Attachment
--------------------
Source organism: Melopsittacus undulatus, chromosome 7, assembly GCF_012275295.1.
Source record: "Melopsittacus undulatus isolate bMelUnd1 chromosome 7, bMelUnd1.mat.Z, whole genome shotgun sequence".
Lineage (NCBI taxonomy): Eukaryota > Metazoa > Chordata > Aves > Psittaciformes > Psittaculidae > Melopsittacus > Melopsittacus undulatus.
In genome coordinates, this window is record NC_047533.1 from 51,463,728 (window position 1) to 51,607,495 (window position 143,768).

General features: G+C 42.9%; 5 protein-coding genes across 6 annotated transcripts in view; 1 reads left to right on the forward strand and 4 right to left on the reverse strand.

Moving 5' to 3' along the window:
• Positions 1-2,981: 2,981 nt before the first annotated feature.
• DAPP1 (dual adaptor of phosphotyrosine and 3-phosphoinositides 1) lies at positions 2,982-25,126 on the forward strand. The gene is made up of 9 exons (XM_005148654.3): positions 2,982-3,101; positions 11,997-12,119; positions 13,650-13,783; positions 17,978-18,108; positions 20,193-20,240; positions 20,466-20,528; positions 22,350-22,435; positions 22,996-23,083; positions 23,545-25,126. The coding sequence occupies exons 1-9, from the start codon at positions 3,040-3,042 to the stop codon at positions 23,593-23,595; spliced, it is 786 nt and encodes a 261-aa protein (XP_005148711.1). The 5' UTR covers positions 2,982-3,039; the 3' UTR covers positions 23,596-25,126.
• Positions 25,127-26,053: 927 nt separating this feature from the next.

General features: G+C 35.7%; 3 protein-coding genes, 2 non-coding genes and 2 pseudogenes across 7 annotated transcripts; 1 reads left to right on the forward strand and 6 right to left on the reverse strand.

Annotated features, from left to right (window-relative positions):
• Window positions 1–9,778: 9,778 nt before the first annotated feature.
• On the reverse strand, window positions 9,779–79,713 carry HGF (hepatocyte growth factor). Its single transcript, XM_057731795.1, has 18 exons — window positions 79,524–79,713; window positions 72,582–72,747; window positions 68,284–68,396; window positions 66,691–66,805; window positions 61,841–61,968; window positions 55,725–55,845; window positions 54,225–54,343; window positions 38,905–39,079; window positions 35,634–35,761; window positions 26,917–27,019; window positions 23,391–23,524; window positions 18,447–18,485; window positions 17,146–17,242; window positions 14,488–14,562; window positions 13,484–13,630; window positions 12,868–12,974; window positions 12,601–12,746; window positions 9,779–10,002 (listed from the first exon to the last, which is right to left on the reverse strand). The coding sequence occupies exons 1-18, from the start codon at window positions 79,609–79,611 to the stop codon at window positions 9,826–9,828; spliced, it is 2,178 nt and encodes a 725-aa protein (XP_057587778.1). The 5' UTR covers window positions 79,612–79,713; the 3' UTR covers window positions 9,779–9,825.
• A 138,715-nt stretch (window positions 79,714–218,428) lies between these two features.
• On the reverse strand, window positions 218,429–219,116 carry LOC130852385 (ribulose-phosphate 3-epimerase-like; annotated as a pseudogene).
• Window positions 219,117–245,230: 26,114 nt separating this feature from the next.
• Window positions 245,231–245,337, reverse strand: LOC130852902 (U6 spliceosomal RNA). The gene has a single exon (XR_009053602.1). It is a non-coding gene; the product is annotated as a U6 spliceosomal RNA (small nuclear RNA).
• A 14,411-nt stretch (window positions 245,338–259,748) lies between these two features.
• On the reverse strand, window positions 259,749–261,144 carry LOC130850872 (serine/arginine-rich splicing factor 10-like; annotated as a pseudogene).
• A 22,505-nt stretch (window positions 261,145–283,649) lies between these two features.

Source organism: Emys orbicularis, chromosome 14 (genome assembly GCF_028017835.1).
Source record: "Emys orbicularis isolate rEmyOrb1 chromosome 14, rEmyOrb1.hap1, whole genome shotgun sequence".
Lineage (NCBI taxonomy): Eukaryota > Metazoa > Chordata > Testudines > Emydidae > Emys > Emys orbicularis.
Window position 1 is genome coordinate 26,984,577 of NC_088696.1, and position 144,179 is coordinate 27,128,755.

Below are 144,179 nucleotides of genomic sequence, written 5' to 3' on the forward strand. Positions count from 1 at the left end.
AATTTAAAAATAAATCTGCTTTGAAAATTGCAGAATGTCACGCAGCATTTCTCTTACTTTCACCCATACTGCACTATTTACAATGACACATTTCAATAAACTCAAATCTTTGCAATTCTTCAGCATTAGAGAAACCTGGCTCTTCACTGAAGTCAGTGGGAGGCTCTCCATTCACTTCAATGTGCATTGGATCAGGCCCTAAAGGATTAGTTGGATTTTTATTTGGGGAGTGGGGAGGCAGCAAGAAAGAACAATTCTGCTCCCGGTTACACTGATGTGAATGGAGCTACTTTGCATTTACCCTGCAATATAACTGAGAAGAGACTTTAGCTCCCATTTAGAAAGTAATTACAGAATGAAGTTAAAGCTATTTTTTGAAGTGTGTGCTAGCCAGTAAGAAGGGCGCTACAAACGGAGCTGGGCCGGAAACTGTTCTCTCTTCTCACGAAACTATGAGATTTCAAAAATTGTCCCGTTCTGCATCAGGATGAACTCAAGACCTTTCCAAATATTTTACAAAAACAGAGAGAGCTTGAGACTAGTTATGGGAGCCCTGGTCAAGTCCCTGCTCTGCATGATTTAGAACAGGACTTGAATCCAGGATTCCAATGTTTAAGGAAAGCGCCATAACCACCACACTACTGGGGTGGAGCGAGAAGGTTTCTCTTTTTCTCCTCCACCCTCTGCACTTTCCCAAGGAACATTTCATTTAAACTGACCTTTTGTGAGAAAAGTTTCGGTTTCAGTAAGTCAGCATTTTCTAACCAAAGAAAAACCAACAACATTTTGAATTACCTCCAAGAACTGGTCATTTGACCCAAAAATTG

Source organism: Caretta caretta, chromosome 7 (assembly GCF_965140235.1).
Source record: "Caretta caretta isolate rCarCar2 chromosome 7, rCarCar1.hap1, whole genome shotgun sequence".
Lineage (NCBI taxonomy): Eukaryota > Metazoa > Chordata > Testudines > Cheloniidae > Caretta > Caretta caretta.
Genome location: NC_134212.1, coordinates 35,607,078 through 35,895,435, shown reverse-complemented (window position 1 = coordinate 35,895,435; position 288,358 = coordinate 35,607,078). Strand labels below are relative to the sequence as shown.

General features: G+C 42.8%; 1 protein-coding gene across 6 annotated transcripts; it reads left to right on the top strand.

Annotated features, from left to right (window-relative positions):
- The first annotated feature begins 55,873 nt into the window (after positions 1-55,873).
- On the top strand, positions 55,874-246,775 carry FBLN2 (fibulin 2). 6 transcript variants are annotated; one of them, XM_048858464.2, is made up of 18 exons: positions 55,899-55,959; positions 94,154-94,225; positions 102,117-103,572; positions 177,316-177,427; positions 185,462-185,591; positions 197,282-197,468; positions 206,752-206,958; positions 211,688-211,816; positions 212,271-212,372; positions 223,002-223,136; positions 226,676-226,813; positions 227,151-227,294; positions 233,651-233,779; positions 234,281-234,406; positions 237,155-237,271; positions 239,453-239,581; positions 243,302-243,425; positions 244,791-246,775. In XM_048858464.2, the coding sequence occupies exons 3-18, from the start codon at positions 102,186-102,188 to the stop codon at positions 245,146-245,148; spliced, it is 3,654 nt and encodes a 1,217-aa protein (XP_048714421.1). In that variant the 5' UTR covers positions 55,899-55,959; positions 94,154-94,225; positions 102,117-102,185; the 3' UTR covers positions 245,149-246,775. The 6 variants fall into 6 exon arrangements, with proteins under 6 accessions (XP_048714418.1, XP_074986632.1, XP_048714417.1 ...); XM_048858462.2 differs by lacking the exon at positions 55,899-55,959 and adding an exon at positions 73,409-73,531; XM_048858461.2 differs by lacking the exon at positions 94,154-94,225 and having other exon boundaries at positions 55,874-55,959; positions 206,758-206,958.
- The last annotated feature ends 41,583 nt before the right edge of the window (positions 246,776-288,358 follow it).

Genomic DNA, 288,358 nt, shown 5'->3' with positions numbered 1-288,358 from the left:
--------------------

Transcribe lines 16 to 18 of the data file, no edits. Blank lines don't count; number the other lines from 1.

• Window positions 219,117–245,230: 26,114 nt separating this feature from the next.
• Window positions 245,231–245,337, reverse strand: LOC130852902 (U6 spliceosomal RNA). The gene has a single exon (XR_009053602.1). It is a non-coding gene; the product is annotated as a U6 spliceosomal RNA (small nuclear RNA).
• A 14,411-nt stretch (window positions 245,338–259,748) lies between these two features.